While many people consider psoriasis a skin disease, its primary cause is a malfunctioning immune system. And it doesn't just affect the skin. Many of its worst effects can come from psoriatic arthritis, a swelling of the joints that develops in some people with psoriasis. Psoriatic arthritis causes symptoms like other types of arthritis -- stiff, painful, and swollen joints -- and it can be serious. Untreated, psoriatic arthritis can cause bone loss and deformation of the joints.
Experts don't agree on how common psoriatic arthritis is. The National Psoriasis Foundation estimates that between 10% to 30% of people with psoriasis also have psoriatic arthritis.
For people with psoriatic arthritis, fatigue is more than just an energy drain after a long day at work. It’s a serious symptom that can affect quality of life. You and your doctor may have to work to find its exact cause and decide how to treat it.
While psoriatic arthritis is most common in adults between ages 30 and 50, it can develop in anyone, including children. Psoriatic arthritis only affects people who have psoriasis. Even so, diagnosis can be difficult. The symptoms of psoriatic arthritis often appear years after the first signs of psoriasis on the skin. But sometimes the arthritis symptoms develop before you have any lesions.
Because a long time can pass between the appearances of these very different symptoms, psoriatic arthritis can be hard to catch. Bruce E. Strober, MD, PhD, suspects that psoriatic arthritis may be a chronically undertreated condition because people who have it just don't connect the symptoms.
"A lot of people, even a lot of dermatologists, don't link up joint pain with skin disease," says Strober, who is co-director of the Psoriasis and Psoriatic Arthritis Center at New York University. "But if you're not treating the arthritis, you're not addressing one of psoriasis's most debilitating aspects."
What Is Psoriatic Arthritis?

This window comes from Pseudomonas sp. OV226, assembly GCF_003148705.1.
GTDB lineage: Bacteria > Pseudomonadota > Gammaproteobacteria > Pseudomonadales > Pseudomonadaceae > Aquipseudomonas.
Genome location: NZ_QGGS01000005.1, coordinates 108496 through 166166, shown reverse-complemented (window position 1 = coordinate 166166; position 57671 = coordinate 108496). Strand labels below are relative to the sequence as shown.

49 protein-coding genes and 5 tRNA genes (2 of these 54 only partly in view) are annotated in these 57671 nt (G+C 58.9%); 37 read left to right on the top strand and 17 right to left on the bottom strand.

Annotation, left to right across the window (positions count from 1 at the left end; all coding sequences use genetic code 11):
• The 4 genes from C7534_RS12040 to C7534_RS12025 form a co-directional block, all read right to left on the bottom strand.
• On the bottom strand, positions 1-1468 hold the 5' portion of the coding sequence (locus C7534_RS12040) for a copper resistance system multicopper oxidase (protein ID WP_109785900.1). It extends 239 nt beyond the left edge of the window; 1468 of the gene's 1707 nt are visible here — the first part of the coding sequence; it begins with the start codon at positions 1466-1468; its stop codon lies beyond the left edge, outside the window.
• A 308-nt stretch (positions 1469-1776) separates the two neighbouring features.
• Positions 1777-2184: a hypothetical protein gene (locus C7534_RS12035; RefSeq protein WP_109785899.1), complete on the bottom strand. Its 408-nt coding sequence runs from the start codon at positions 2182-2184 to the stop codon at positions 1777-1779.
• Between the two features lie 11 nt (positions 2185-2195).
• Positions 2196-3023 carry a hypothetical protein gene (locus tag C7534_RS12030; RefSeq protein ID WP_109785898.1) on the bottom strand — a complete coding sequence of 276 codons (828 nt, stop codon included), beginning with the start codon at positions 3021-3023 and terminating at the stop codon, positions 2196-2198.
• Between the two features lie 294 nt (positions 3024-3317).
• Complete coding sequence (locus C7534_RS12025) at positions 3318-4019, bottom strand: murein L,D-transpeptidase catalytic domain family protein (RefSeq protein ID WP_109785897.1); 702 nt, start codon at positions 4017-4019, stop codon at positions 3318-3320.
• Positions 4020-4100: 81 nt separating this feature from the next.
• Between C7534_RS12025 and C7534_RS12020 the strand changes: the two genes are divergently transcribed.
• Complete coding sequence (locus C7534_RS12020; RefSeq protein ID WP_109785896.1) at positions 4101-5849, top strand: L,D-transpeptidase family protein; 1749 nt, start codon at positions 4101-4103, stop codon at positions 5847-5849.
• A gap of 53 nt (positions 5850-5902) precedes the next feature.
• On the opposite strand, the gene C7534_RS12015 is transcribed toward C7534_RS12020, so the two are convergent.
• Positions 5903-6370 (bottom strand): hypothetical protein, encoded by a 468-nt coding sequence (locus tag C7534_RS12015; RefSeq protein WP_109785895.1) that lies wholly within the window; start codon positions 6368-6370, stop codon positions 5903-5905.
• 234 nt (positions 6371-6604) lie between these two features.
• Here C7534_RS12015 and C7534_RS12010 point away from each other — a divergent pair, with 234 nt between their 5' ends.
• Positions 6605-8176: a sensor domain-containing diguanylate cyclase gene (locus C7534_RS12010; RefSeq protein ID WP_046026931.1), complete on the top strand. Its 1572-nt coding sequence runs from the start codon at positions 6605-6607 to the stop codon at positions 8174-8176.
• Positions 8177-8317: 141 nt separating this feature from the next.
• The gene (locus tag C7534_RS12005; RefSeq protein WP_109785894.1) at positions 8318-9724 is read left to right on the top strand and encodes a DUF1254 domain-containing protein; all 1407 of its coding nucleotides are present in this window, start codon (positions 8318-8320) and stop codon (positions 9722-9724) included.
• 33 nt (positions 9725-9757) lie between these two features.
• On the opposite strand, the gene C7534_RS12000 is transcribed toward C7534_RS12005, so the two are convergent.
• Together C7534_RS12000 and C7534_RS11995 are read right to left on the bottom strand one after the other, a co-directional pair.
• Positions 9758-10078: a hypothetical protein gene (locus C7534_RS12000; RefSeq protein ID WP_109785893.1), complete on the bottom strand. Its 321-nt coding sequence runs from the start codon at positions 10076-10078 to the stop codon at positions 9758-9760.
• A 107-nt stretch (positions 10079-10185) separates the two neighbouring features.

Just like the symptoms of psoriasis, the pain and swelling of psoriatic arthritis are caused by an overactive immune system, which inflames the tissues around the joint. Typically, symptoms will flare-up and recede periodically.
There are five different kinds of psoriatic arthritis:
Asymmetric arthritis makes up about 70% of all cases of psoriatic arthritis. It often involves one or a few joints, like the knee, hip, or fingers. Although it's frequently mild, it can sometimes be debilitating. The inflamed joints may be red and hands and feet may be swollen.
Symmetric arthritis is the second most common form of psoriatic arthritis. It often causes symptoms in the same joints on both sides of the body. Symptoms are similar to rheumatoid arthritis, and symmetric arthritis can cause permanent damage.
Distal interphalangeal predominant (DIP), a less-common form of psoriatic arthritis, affects the joints close to the fingernails and toenails. The nails are often affected, too.
Spondylitis can make movement painful, especially in the neck and back. It can also cause inflammation of the spinal column.
Arthritis mutilans is a rare and often debilitating and destructive form of psoriatic arthritis. It often affects the hands and feet -- and sometimes the back and neck -- and it can result in permanent deformity.